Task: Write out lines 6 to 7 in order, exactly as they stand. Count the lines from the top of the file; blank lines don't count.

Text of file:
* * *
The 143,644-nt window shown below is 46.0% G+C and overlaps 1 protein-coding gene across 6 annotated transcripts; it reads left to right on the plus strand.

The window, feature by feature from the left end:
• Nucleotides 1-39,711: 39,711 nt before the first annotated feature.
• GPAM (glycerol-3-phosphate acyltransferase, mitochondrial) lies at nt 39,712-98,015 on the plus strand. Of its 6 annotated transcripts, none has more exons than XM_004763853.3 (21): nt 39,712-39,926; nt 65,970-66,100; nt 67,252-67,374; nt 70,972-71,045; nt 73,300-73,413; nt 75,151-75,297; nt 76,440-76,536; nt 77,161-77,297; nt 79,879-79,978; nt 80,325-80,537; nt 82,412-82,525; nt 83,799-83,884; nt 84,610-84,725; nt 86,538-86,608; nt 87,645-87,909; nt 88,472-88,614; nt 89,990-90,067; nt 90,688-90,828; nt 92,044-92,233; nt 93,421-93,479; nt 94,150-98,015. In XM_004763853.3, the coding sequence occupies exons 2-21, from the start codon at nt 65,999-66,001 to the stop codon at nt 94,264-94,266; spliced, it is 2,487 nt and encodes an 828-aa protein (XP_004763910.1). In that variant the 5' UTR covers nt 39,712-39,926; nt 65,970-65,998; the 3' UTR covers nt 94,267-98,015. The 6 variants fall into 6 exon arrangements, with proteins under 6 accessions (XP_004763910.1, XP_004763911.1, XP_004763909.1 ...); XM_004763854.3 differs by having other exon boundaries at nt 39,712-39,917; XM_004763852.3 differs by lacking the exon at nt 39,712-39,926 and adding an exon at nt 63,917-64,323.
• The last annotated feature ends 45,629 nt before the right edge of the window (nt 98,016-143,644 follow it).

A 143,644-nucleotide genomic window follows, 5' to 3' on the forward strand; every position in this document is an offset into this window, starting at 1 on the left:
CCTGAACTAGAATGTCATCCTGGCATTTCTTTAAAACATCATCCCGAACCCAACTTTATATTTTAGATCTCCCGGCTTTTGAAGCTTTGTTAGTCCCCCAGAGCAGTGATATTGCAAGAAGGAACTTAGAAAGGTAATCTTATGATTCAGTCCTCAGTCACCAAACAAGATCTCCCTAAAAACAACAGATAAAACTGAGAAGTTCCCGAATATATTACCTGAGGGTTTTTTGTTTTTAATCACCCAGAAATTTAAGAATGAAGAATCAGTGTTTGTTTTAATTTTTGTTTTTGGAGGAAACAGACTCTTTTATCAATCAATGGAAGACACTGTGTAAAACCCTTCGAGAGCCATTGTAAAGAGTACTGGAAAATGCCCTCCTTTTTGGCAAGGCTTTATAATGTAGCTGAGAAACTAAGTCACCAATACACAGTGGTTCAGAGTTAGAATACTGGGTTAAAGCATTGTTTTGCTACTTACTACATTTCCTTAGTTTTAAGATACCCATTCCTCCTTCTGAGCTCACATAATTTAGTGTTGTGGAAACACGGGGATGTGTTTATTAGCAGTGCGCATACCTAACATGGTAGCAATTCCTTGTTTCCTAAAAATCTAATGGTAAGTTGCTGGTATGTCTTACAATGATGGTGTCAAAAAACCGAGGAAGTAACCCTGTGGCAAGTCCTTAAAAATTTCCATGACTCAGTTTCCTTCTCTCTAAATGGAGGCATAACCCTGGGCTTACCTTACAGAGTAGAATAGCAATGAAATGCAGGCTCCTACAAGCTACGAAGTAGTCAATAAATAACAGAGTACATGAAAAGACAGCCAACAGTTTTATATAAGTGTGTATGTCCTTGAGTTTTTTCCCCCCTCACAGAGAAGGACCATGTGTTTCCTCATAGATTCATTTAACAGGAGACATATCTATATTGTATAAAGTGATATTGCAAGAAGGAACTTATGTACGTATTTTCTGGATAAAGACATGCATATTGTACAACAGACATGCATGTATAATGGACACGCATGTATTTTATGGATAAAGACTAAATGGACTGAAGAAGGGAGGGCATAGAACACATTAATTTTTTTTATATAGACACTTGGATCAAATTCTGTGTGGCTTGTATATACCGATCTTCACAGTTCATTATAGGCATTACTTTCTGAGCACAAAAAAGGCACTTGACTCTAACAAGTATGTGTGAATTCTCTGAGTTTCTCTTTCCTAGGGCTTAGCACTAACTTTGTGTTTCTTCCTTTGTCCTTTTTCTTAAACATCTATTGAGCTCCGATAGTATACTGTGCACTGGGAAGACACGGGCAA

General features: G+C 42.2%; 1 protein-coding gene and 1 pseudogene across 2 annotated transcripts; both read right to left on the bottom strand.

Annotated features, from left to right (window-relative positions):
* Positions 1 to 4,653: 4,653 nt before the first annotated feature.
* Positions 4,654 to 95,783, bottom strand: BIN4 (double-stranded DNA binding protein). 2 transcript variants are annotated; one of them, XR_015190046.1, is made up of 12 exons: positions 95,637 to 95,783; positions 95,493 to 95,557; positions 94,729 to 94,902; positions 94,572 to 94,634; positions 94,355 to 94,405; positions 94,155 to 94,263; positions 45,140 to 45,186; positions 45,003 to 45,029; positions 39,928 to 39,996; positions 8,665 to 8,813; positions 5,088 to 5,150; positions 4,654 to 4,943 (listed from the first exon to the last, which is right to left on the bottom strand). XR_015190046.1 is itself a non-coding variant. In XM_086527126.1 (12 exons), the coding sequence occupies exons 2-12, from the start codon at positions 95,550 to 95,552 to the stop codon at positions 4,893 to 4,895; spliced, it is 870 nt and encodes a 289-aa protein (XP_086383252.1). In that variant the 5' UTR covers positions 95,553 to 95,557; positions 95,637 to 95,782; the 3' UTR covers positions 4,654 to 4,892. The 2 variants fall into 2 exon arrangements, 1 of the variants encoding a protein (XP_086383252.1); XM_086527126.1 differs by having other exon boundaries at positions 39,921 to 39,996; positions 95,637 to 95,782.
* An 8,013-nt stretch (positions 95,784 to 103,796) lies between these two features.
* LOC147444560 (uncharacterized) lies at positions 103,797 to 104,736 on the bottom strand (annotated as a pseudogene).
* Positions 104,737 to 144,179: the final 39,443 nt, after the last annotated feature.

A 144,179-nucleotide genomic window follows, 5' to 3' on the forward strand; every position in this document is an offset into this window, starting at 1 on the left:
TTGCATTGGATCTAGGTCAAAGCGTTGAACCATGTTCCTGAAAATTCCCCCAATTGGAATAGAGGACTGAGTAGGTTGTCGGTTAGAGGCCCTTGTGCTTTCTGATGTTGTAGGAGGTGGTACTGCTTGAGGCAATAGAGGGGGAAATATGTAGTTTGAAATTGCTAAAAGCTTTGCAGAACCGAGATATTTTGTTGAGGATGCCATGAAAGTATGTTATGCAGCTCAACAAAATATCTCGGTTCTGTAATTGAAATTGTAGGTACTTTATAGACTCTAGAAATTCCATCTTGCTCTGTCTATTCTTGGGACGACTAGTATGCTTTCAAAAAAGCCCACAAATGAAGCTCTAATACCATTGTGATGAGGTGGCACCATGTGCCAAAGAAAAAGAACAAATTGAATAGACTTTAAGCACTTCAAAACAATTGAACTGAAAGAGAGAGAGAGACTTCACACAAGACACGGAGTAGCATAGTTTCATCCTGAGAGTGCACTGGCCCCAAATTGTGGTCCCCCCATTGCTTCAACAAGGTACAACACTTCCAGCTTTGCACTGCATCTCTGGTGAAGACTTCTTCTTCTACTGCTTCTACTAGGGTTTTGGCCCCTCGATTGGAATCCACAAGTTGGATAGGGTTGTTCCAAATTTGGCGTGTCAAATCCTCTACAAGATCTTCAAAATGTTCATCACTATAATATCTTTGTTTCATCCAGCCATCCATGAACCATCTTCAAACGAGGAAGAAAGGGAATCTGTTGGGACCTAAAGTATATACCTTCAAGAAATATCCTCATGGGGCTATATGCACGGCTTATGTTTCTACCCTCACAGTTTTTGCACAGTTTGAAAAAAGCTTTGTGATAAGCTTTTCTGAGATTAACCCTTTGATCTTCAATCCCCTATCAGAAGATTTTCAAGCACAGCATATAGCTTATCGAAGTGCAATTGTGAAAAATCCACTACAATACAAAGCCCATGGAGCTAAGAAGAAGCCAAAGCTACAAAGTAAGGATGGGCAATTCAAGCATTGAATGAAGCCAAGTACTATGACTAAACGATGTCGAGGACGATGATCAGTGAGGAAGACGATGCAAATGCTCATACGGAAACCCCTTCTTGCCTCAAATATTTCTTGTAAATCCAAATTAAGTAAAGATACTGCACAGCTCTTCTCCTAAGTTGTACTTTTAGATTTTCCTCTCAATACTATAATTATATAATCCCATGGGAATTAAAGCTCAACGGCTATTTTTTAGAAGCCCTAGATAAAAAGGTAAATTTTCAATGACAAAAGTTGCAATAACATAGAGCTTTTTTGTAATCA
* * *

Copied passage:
A 143,644-nucleotide genomic window follows, 5' to 3' on the forward strand; every position in this document is an offset into this window, starting at 1 on the left:
CCTGAACTAGAATGTCATCCTGGCATTTCTTTAAAACATCATCCCGAACCCAACTTTATATTTTAGATCTCCCGGCTTTTGAAGCTTTGTTAGTCCCCCAGAGCAGTGATATTGCAAGAAGGAACTTAGAAAGGTAATCTTATGATTCAGTCCTCAGTCACCAAACAAGATCTCCCTAAAAACAACAGATAAAACTGAGAAGTTCCCGAATATATTACCTGAGGGTTTTTTGTTTTTAATCACCCAGAAATTTAAGAATGAAGAATCAGTGTTTGTTTTAATTTTTGTTTTTGGAGGAAACAGACTCTTTTATCAATCAATGGAAGACACTGTGTAAAACCCTTCGAGAGCCATTGTAAAGAGTACTGGAAAATGCCCTCCTTTTTGGCAAGGCTTTATAATGTAGCTGAGAAACTAAGTCACCAATACACAGTGGTTCAGAGTTAGAATACTGGGTTAAAGCATTGTTTTGCTACTTACTACATTTCCTTAGTTTTAAGATACCCATTCCTCCTTCTGAGCTCACATAATTTAGTGTTGTGGAAACACGGGGATGTGTTTATTAGCAGTGCGCATACCTAACATGGTAGCAATTCCTTGTTTCCTAAAAATCTAATGGTAAGTTGCTGGTATGTCTTACAATGATGGTGTCAAAAAACCGAGGAAGTAACCCTGTGGCAAGTCCTTAAAAATTTCCATGACTCAGTTTCCTTCTCTCTAAATGGAGGCATAACCCTGGGCTTACCTTACAGAGTAGAATAGCAATGAAATGCAGGCTCCTACAAGCTACGAAGTAGTCAATAAATAACAGAGTACATGAAAAGACAGCCAACAGTTTTATATAAGTGTGTATGTCCTTGAGTTTTTTCCCCCCTCACAGAGAAGGACCATGTGTTTCCTCATAGATTCATTTAACAGGAGACATATCTATATTGTATAAAGTGATATTGCAAGAAGGAACTTATGTACGTATTTTCTGGATAAAGACATGCATATTGTACAACAGACATGCATGTATAATGGACACGCATGTATTTTATGGATAAAGACTAAATGGACTGAAGAAGGGAGGGCATAGAACACATTAATTTTTTTTATATAGACACTTGGATCAAATTCTGTGTGGCTTGTATATACCGATCTTCACAGTTCATTATAGGCATTACTTTCTGAGCACAAAAAAGGCACTTGACTCTAACAAGTATGTGTGAATTCTCTGAGTTTCTCTTTCCTAGGGCTTAGCACTAACTTTGTGTTTCTTCCTTTGTCCTTTTTCTTAAACATCTATTGAGCTCCGATAGTATACTGTGCACTGGGAAGACACGGGCAA